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The Artist This work has been published in the Teen Ink monthly print magazine.

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It took some courage on Michel Hazanavicius' part to make “The Artist” in the style of an old-fashioned silent film. However, considering that this film is about the rise and fall of an aging silent movie star, this style gives the movie its sense of identity. Without that, “The Artist” would be a run-of-the-mill tragedy about a famous person's decline.

The film is easy to follow, not too long, and, considering how sad it is, maintains a playful, vaudevillian tone. It shows that a movie doesn't need sound to be convincing.

Hazanavicius captures every aspect of a silent movie – the use of black and white and dialogue cards – while Ludovic Bource's silent movie-esque instrumental soundtrack mirrors the mood and action perfectly. And a few small touches further the experience, like the slight overacting of the performances and parts of the film that are sped up.

The movie opens in 1927, with silent movie star George Valentin (Jean Dujardin) at the top of his game. He and his producer Al Zimmer (John Goodman) have made a number of successful movies, and he's going strong. He has a beautiful wife, a loyal audience and a big house; he's living in a dream world. However, all that changes with the birth of the Talkies (movies with dialogue). George is suddenly cast aside to make way for younger talent, including rising Hollywood starlet Peppy Miller (Bérénice Bejo), who takes a liking to George.

All the actors look like they're having the time of their lives. Without sound, silent movie actors have to work hard to make themselves animated. With his black tuxedo and top hat, his pencil-thin mustache, slicked back hair and million-dollar smile, you can't take your eyes off Dujardin; his fluid movements are hypnotizing. Partnered with Bejo's charms, the two have some of the best screen chemistry of the year – and they do it without words. And as for George's faithful Jack Russell terrier (played by Uggie the dog), the scenes he and George share are some of the most memorable and touching in the film.

George thinks the whole idea of Talkies is silly and doesn't think they'll last. As he says (or rather, doesn't), “People come to see me. They don't need to see me speak.” He tries to make his own movie, which flops. Then his wife leaves him and he loses his house, but he still won't budge even though he's old news. George is stubborn, yes, but can you blame him? None of us likes change. But change is the future, and it will happen with or without George.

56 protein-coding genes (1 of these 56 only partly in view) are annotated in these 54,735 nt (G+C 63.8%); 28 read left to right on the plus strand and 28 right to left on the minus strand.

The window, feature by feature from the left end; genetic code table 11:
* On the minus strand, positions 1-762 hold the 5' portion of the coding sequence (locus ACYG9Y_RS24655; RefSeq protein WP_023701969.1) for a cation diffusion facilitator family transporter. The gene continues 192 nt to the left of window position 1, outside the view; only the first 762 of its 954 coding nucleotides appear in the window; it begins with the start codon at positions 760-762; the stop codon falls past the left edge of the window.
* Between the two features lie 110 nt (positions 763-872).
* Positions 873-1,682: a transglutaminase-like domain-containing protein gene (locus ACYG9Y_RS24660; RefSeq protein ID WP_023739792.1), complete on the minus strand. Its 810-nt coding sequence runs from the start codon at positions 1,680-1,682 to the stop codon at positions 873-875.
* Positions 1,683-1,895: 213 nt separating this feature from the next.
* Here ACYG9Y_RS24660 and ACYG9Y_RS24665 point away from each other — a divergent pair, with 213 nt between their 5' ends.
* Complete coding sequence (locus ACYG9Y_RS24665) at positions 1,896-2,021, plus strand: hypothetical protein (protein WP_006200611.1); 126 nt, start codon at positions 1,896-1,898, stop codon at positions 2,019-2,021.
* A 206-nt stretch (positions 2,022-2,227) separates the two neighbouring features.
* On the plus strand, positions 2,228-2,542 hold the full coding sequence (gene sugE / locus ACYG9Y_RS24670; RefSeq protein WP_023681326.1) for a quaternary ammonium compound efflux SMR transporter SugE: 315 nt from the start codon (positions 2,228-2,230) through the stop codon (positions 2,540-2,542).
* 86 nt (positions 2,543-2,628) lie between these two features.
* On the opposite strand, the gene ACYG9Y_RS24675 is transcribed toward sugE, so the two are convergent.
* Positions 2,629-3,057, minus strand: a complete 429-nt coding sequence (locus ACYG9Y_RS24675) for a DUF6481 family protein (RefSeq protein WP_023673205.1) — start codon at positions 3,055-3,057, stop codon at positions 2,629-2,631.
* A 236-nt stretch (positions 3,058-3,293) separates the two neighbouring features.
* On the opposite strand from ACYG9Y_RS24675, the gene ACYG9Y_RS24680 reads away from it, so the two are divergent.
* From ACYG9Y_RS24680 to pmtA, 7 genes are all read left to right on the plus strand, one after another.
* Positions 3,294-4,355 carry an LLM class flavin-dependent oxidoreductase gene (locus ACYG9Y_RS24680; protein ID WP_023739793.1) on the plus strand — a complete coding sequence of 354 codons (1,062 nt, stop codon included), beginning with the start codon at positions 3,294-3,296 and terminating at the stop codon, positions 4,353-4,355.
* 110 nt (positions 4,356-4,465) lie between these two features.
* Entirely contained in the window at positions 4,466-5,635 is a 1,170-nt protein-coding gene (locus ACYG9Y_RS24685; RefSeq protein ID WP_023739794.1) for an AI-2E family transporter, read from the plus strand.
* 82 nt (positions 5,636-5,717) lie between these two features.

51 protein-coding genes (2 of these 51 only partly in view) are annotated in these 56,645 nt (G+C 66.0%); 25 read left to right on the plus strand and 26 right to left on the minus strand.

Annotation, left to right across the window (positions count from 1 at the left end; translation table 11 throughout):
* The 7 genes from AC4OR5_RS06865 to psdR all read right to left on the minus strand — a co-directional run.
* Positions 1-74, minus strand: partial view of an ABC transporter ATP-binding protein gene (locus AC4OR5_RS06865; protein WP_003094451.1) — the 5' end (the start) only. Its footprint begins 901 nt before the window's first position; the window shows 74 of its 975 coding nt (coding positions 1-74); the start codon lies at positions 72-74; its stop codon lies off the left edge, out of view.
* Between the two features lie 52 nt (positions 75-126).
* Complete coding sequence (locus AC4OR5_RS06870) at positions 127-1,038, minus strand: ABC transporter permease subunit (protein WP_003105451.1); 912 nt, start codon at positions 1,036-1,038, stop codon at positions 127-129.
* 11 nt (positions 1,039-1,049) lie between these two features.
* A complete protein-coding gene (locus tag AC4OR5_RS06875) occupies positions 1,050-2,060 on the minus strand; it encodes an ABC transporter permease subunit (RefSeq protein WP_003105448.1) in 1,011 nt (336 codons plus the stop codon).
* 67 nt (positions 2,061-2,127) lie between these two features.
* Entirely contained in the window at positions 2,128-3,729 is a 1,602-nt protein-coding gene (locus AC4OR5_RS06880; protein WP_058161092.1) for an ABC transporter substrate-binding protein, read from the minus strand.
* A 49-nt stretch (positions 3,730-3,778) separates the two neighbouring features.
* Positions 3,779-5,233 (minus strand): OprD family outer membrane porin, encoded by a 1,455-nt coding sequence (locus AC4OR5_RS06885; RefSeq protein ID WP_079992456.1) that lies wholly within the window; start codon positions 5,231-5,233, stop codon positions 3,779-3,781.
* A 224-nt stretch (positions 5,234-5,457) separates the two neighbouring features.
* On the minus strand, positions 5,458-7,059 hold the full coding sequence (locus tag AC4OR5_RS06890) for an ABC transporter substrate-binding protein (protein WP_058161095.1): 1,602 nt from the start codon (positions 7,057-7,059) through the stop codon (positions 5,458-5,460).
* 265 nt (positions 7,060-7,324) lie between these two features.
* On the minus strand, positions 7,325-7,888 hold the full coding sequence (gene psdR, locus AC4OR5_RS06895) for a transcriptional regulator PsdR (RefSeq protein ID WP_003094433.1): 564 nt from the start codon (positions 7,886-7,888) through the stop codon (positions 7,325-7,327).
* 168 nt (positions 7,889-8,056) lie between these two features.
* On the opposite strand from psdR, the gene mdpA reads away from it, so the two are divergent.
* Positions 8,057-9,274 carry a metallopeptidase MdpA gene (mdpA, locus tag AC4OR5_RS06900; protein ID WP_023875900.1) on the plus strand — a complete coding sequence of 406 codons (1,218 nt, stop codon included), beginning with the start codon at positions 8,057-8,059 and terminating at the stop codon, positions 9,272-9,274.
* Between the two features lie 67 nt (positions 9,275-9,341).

Though it is set in the silent movie era, “The Artist” is a contemporary film. Just as ­cinema was going through a revolution then, cinema is experiencing similar change now with the rising popularity of 3-D and digital film. But Hazanavicius isn't trying to preach by any means; this is a well-paced, compelling, and amusing story that keeps our attention. And the picture isn't totally against change, but (in the end) is about compromise.

The bottom line is that this movie is silent and in black and white. If you can't get beyond that, you won't enjoy it. Hopefully, audiences will see that Hazanavicius has crafted a rare movie that both reminds us of a magical time in cinema and reflects where we are today. These are the kinds of risks I like to see directors take, amidst all the CGI, 3-D, Spielberg-esque sentimentality, and Michael Bay-caliber explosions.

This work has been published in the Teen Ink monthly print magazine. This piece has been published in Teen Ink’s monthly print magazine.




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callie15 said...
Feb. 9, 2012 at 6:35 pm
Great review! I really should go see it :)
 
ToothlessScottishGnome This work has been published in the Teen Ink monthly print magazine. said...
Jan. 19, 2012 at 3:33 pm
I just saw this movie, and it was awesome! I agree it wasn't for everyone, but as a person who loves old movies, it was great. I can see why it won so many awards
 
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